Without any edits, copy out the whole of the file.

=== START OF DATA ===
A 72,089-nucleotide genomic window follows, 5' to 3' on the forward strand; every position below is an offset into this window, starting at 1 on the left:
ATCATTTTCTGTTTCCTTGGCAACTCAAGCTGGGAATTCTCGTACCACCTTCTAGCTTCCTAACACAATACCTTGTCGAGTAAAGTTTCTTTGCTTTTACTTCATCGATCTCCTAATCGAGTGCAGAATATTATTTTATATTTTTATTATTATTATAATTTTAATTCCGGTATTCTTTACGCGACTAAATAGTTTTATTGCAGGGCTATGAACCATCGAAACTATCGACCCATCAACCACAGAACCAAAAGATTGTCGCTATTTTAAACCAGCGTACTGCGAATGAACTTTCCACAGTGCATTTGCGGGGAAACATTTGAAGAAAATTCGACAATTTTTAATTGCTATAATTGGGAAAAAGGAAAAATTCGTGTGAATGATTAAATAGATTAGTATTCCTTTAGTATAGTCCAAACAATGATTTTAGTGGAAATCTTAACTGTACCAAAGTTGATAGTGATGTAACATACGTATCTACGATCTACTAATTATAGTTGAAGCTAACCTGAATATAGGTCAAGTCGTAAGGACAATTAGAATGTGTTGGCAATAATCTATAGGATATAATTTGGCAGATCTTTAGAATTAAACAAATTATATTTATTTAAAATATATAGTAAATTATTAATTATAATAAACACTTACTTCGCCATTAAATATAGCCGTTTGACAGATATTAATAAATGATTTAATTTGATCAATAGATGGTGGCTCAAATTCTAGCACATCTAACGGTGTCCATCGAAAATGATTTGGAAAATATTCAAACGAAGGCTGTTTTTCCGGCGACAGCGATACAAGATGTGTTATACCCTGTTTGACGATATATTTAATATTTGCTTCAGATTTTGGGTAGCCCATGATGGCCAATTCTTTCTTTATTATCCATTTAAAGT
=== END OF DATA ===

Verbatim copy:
A 72,089-nucleotide genomic window follows, 5' to 3' on the forward strand; every position below is an offset into this window, starting at 1 on the left:
ATCATTTTCTGTTTCCTTGGCAACTCAAGCTGGGAATTCTCGTACCACCTTCTAGCTTCCTAACACAATACCTTGTCGAGTAAAGTTTCTTTGCTTTTACTTCATCGATCTCCTAATCGAGTGCAGAATATTATTTTATATTTTTATTATTATTATAATTTTAATTCCGGTATTCTTTACGCGACTAAATAGTTTTATTGCAGGGCTATGAACCATCGAAACTATCGACCCATCAACCACAGAACCAAAAGATTGTCGCTATTTTAAACCAGCGTACTGCGAATGAACTTTCCACAGTGCATTTGCGGGGAAACATTTGAAGAAAATTCGACAATTTTTAATTGCTATAATTGGGAAAAAGGAAAAATTCGTGTGAATGATTAAATAGATTAGTATTCCTTTAGTATAGTCCAAACAATGATTTTAGTGGAAATCTTAACTGTACCAAAGTTGATAGTGATGTAACATACGTATCTACGATCTACTAATTATAGTTGAAGCTAACCTGAATATAGGTCAAGTCGTAAGGACAATTAGAATGTGTTGGCAATAATCTATAGGATATAATTTGGCAGATCTTTAGAATTAAACAAATTATATTTATTTAAAATATATAGTAAATTATTAATTATAATAAACACTTACTTCGCCATTAAATATAGCCGTTTGACAGATATTAATAAATGATTTAATTTGATCAATAGATGGTGGCTCAAATTCTAGCACATCTAACGGTGTCCATCGAAAATGATTTGGAAAATATTCAAACGAAGGCTGTTTTTCCGGCGACAGCGATACAAGATGTGTTATACCCTGTTTGACGATATATTTAATATTTGCTTCAGATTTTGGGTAGCCCATGATGGCCAATTCTTTCTTTATTATCCATTTAAAGT